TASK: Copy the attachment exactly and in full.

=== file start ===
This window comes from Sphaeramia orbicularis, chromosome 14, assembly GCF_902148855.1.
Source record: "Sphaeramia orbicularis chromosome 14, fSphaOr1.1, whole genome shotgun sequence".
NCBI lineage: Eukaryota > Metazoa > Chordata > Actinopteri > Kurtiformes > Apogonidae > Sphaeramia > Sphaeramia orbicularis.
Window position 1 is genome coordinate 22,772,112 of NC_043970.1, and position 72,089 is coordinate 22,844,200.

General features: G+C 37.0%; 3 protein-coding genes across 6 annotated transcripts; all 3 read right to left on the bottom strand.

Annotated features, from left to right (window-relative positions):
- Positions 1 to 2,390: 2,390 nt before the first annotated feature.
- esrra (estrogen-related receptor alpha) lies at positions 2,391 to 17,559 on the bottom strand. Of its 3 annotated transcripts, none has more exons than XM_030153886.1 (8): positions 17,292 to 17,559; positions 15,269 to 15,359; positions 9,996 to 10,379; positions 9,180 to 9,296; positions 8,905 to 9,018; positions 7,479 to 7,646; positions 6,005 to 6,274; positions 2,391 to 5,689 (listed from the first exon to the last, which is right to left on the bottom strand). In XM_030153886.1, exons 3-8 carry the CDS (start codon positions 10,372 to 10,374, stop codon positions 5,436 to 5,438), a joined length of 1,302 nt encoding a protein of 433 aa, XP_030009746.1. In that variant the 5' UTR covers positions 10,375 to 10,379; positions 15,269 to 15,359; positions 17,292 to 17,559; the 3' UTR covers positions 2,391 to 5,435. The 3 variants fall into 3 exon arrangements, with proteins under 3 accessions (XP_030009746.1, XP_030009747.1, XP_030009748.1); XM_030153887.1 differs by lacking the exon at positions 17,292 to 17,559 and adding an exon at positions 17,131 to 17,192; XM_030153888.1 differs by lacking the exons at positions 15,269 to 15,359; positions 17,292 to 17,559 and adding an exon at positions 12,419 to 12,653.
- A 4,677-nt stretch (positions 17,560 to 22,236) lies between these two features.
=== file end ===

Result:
This window comes from Sphaeramia orbicularis, chromosome 14, assembly GCF_902148855.1.
Source record: "Sphaeramia orbicularis chromosome 14, fSphaOr1.1, whole genome shotgun sequence".
NCBI lineage: Eukaryota > Metazoa > Chordata > Actinopteri > Kurtiformes > Apogonidae > Sphaeramia > Sphaeramia orbicularis.
Window position 1 is genome coordinate 22,772,112 of NC_043970.1, and position 72,089 is coordinate 22,844,200.

General features: G+C 37.0%; 3 protein-coding genes across 6 annotated transcripts; all 3 read right to left on the bottom strand.

Annotated features, from left to right (window-relative positions):
- Positions 1 to 2,390: 2,390 nt before the first annotated feature.
- esrra (estrogen-related receptor alpha) lies at positions 2,391 to 17,559 on the bottom strand. Of its 3 annotated transcripts, none has more exons than XM_030153886.1 (8): positions 17,292 to 17,559; positions 15,269 to 15,359; positions 9,996 to 10,379; positions 9,180 to 9,296; positions 8,905 to 9,018; positions 7,479 to 7,646; positions 6,005 to 6,274; positions 2,391 to 5,689 (listed from the first exon to the last, which is right to left on the bottom strand). In XM_030153886.1, exons 3-8 carry the CDS (start codon positions 10,372 to 10,374, stop codon positions 5,436 to 5,438), a joined length of 1,302 nt encoding a protein of 433 aa, XP_030009746.1. In that variant the 5' UTR covers positions 10,375 to 10,379; positions 15,269 to 15,359; positions 17,292 to 17,559; the 3' UTR covers positions 2,391 to 5,435. The 3 variants fall into 3 exon arrangements, with proteins under 3 accessions (XP_030009746.1, XP_030009747.1, XP_030009748.1); XM_030153887.1 differs by lacking the exon at positions 17,292 to 17,559 and adding an exon at positions 17,131 to 17,192; XM_030153888.1 differs by lacking the exons at positions 15,269 to 15,359; positions 17,292 to 17,559 and adding an exon at positions 12,419 to 12,653.
- A 4,677-nt stretch (positions 17,560 to 22,236) lies between these two features.